Spain wants to extradite Argentina's former dictators
by Travis Lea
In These Times magazine, May 2000
Ever since Spanish Judge Baltazar Garzon began investigating
crimes against humanity committed by former Chilean dictator Augusto
Pinochet, human rights laws across Latin America have been subject
to new scrutiny.
From 1976 to 1983, a brutal military regime ruled Argentina
with the stated goal of eliminating subversives. Secret forces
kidnapped and imprisoned unionists and leftist intellectuals,
and subjected them to torture, rape and extermination. Human rights
groups estimate that 30,000 people disappeared, some drugged and
tossed from airplanes into the sea on infamous "death flights."
Most of the victims were Argentines, but many foreign nationals
living in Argentina also suffered the wrath of the "Dirty
War." It is for crimes against Spanish citizens living in
Argentina that Garzon is now able to extend the hand of Spanish
justice into the Southern Cone.
In November, Garzon issued extradition requests for nearly
100 military leaders. Then President Carlos Menem rejected them
outright. Argentine politicians and judges claim their justice
system-unlike Chile's-is a strengthening institution, gaining
new respect from the public.
Garzon sent a second round of extradition requests to Argentina's
newly elected president, Fernando De la Rua, in January. This
time, the complaint was more detailed, including specific information
on disappearances and corroborated evidence pertaining to 48 members
of the military regime. De la Rua sent the requests to the courts,
where a federal judge rejected them once again, claiming they
did not meet the requirements of the existing extradition treaty
between Spain and Argentina. Still, De la Rua says he's delighted
that the Spanish judge is carrying out his investigation into
human rights abuses, though he adds, "I understand and share
Chile's claims to sovereignty."
Like many Argentines, De la Rua resents the meddling of an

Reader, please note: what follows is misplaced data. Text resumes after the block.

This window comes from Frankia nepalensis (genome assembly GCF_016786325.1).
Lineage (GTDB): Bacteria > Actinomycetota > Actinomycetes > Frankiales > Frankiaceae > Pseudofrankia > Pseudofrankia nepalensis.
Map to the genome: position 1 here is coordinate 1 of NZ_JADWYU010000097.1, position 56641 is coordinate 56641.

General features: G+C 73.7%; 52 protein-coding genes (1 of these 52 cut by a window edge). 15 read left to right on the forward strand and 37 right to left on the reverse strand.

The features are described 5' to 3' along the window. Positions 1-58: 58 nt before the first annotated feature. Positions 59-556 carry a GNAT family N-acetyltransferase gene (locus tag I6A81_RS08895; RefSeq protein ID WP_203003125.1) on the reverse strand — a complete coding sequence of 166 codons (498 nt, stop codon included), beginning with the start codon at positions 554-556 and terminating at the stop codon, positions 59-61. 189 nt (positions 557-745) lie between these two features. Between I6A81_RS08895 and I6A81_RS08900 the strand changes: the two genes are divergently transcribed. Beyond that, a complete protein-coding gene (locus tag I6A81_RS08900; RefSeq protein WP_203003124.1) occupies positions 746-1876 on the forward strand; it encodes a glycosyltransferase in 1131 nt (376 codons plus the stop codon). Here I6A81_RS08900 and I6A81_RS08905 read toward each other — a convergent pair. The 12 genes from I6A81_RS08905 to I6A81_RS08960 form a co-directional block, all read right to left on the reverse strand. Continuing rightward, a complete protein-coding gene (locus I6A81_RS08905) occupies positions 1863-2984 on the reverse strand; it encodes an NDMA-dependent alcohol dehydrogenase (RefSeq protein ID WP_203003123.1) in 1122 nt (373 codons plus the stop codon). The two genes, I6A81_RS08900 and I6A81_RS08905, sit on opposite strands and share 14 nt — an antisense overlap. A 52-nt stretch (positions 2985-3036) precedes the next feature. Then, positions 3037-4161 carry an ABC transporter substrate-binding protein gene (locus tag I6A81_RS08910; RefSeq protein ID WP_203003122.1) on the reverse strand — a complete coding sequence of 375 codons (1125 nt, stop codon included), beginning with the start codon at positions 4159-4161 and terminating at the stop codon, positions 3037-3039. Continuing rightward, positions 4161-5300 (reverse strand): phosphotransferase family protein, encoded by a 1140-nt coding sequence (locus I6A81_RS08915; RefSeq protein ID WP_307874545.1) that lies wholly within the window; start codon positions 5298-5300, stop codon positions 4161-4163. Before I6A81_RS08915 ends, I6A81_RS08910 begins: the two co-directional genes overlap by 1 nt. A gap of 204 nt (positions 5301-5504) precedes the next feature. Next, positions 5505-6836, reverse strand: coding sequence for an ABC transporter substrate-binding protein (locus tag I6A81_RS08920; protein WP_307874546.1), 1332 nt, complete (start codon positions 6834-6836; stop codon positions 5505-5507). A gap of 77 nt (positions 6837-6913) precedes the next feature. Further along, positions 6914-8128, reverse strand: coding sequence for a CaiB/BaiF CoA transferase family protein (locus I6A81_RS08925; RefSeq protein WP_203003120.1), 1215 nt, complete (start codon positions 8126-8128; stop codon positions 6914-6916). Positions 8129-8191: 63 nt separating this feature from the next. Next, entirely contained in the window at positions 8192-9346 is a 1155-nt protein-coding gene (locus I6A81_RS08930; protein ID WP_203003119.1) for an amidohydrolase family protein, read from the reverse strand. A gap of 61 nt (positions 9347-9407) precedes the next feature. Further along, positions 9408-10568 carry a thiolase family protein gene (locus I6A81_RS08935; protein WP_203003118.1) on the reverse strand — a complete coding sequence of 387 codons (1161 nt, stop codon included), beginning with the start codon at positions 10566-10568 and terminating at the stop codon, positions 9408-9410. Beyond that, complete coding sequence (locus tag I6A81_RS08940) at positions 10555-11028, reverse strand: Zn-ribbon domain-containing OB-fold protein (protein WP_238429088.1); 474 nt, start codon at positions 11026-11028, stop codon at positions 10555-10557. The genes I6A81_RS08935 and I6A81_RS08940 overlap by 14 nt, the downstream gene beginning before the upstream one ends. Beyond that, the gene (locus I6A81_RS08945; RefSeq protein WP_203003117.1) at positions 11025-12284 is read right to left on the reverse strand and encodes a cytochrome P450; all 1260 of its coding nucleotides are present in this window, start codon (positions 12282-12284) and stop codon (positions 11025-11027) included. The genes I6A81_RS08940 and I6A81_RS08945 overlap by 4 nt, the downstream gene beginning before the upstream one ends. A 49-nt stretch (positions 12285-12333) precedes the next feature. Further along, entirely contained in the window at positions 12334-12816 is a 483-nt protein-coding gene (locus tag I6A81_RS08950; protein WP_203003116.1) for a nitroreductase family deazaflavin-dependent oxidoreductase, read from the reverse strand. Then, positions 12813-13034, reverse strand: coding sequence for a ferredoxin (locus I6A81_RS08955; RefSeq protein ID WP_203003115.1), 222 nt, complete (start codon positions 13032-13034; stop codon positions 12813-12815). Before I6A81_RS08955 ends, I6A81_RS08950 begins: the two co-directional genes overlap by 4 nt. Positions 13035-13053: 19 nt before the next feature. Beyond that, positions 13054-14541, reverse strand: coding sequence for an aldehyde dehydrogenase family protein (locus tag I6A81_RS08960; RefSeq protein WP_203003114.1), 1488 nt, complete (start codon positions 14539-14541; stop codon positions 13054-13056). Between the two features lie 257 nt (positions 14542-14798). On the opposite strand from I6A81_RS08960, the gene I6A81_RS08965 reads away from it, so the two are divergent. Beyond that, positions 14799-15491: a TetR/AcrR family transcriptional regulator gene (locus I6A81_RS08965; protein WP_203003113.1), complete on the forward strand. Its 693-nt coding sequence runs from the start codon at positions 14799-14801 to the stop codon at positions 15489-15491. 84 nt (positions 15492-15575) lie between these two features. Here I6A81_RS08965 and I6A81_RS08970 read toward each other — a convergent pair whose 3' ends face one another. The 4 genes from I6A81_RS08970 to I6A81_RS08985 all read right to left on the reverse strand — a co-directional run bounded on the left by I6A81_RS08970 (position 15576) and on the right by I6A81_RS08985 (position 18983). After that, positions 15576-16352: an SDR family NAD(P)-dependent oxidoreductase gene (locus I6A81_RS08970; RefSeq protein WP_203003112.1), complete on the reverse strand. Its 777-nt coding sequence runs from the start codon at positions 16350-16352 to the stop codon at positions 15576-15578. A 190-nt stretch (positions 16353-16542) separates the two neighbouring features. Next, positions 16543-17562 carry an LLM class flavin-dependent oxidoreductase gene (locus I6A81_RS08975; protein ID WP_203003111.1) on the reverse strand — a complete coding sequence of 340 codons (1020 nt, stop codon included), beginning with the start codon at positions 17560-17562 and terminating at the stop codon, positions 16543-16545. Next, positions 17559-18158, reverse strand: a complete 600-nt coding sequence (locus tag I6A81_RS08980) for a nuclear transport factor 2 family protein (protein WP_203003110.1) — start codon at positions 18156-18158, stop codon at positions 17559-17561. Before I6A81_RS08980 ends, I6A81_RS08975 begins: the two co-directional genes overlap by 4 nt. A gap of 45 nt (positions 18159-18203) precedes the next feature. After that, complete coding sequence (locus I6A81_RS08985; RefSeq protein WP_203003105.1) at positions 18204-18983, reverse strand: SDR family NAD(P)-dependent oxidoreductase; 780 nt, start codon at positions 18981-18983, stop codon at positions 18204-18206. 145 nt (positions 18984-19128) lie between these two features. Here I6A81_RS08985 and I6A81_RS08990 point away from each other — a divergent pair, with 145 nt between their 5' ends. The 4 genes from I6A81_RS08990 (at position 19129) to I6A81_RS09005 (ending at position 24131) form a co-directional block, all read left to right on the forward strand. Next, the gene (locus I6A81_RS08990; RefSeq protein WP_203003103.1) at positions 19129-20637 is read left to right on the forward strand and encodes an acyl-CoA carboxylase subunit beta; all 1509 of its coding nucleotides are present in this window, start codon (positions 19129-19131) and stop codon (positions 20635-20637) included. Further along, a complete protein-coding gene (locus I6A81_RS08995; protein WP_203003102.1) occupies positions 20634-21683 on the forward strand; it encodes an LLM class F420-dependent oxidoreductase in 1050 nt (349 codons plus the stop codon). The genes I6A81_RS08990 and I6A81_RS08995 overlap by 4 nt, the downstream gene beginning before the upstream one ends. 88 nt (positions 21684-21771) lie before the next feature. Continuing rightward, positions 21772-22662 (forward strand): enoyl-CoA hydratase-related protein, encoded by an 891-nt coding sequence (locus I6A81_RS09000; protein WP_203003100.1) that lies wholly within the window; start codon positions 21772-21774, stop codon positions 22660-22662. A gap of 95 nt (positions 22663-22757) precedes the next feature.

old colonial power and claims that justice here works. Argentina
is the only country in the region that has carried out trials
against its former military leaders.
Today, nearly a dozen former military leaders are serving
life sentences. But politicians didn't make that happen. Justice
has moved this far thanks to the relentless work of human rights
groups that have pushed for new trials concerning the organized
kidnapping and adoption of babies born to political prisoners
during the Dirty War.
Yet even human rights advocates, like Maria Cristina Caiati
of the Center for Legal and Social Studies, recognize that in
terms of human rights, "the main difference between the two
countries is that in Argentina there has been some degree of justice,
whereas in Chile, no."
Still, Caiati supports Garzon's requests. If South American
dictators are tried in Europe for crimes against humanity, she
says, "it would reinforce a lost concept of judicial independence
in democratic governments and dictatorships."
There are now efforts underway by Italy, Israel and other
countries to prosecute members of the Chilean and Argentine dictatorships.
Since disappeared foreign nationals are still not considered officially
deceased, and since no other country has granted amnesty to Argentina's
ex-dictators, their cases are still considered open. That provides
a legal pathway for those countries to pursue justice.
Meanwhile, Argentine judges slowly continue to investigate
the systematic kidnapping and adoption of babies born to the Dirty
War's victims. Federal Prosecutor Adolfo Bagnasco is heading up
these new investigations, and has faith in his country's judiciary.
"I hope Argentina can send the message to the world that
despite its flaws, my country has a serious and effective justice
system," he says.
But Caiati notes, "In Argentina, even under a constitutional
government, the judiciary has always been susceptible to politics."
International War Crimes